Hamwe Announces its first Board of Advisors
An Initiative of UGHE
UGHE believes that building bridges across sectors is a necessity to sustainably transform health education and delivery globally, but also to eliminate the gap between the most and least disadvantaged.
During the past two years, UGHE had incubated a series of projects looking at the role and contributions of culture and arts in individual and community health as well as in generating health outcomes and engaging the public about health and wellbeing. As part of those projects, UGHE created Hamwe Festival in 2019, a platform bringing the health sector together with creative industries annually, with the dual mission to create an enabling environment for strong collaboration between the health and creative sectors, as well as to generate new insights into global health challenges and corresponding solutions, using the unique and complementary vantage points of creative and global health professionals.
After two years of existence, Hamwe Festival has proven its value by engaging a global audience, but also by hosting innovative high-quality creative global health content generating large scale conversations on topics such as health equity, mental health, arts in health research and others.
The festival’s second edition in 2020, was held virtually across five day, offering a global platform to discuss Social Justice and Mental Health through the lens of patients, clinicians, researchers, artists and the general public. Three digital exhibitions were presented, with 36 sessions uniting participants from five continents and engaging an audience of more than 26,000 people from 50 countries.
Acknowledging this success, during the first quarter of 2021 UGHE institutionalized Hamwe Festival and other arts in health activities, that transitioned from project in incubation to a university department.
The Arts & Culture in Global Health Public Engagement responsibilities will contribute to UGHE’s mission and to the achievements of the institution’s objectives by engaging the general public and global health communities on current global health issues through arts and cultural activities to sensitize and increase understanding on those global health issues, as well as to generate new insights into global health challenges and their corresponding solutions. One of the department’s main responsibilities will be to plan and implement Hamwe Festival, however the department will implement research projects, community engagement activities and other arts-in-health projects.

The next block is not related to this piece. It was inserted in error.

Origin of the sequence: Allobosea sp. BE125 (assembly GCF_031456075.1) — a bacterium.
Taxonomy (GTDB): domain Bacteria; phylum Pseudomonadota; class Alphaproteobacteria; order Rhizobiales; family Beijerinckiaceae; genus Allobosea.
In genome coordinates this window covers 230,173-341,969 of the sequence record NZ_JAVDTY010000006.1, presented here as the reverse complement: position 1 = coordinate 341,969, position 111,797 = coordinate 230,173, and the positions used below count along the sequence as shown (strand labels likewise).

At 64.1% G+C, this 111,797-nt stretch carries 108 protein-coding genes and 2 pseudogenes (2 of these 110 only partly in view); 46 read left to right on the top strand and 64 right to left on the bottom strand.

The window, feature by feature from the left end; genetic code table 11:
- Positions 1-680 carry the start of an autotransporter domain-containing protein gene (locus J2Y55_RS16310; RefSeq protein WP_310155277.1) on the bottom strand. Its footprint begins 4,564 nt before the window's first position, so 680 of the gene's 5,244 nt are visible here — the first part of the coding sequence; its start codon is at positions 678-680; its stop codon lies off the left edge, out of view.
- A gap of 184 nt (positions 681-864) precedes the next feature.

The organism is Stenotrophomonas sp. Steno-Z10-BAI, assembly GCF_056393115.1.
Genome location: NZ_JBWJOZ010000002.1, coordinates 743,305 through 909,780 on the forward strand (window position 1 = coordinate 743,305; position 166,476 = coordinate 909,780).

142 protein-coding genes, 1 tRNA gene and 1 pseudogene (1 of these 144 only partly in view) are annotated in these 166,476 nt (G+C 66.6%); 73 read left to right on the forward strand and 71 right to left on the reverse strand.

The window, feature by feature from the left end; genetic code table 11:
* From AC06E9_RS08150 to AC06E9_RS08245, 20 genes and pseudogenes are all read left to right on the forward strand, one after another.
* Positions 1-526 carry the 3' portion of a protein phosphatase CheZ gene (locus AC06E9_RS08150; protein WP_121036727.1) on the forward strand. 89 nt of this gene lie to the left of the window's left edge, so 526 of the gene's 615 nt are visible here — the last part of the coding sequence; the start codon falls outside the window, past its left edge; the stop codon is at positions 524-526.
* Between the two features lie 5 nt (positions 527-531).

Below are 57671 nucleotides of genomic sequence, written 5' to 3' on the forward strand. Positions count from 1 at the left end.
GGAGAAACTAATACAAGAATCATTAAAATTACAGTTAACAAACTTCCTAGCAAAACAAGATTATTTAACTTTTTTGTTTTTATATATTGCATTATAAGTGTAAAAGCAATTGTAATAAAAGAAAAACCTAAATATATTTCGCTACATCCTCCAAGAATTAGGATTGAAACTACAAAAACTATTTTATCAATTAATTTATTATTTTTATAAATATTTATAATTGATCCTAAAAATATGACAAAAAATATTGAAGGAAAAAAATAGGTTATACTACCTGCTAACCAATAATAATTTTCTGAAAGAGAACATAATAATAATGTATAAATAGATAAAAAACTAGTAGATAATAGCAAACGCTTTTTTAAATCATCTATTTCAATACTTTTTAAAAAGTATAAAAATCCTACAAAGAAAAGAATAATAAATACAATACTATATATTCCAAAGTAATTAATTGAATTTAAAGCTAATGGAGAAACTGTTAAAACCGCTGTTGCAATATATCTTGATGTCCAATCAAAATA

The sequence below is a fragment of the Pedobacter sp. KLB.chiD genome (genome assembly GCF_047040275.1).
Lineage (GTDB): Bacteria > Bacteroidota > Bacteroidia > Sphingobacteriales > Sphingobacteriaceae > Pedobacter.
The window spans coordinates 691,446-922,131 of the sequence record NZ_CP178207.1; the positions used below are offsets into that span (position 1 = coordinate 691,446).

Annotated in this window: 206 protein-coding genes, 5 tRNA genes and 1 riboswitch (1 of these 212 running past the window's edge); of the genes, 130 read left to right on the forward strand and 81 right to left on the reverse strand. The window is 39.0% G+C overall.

To support the new department in the achievement of its mission, UGHE will put a board of external advisors in place. The role of the board will be to support the growth of the festival, extend its reach and contribution to identifying innovative perspectives and creative solutions in global heath.
Meet our Team of Advisors:
The advisory board is a multidisciplinary international board composed of seven advisors appointed by the UGHE Executive Leadership Team to support the festival and its related activities. Advisors were selected for their ability to provide expertise and contributions to the board strategic and technical discussions. The board will work with UGHE teams to identify opportunities for growth for the Hamwe festival and its related activities.
Playing a Critical Role in the Growth and Impact of Hamwe Festival
The Advisory Board will support a broad range of critical cross-sector activities at UGHE including; driving sustainable international growth of Hamwe Festival and its hosting department of Arts & Culture in Global Health Public Engagement; engaging in research, community engagement activities and arts-in-health projects; and offering unique sector insight, knowledge, and thought leadership on key topics related to arts and culture in global health.
Program Officer for Art Therapy, Montreal Museum of Fine Arts in Montreal, Canada.
“It is a great privilege to be invited to join the University of Global Health Equity’s Hamwe Festival Advisory Board. Having presented at the 2 previous editions of the festival, I have been greatly impressed by the quality and the range of presenters, artists, and health care professionals that the festival has brought together. As a mental health professional working through the arts and in the cultural sector in Canada, it is my hope to make a contribution to the advancement of the arts and health in Rwanda through knowledge sharing and mentorship. But I also keenly look forward to the learning I will get to enjoy in connecting with those that are passionate about the power of the arts in healing.”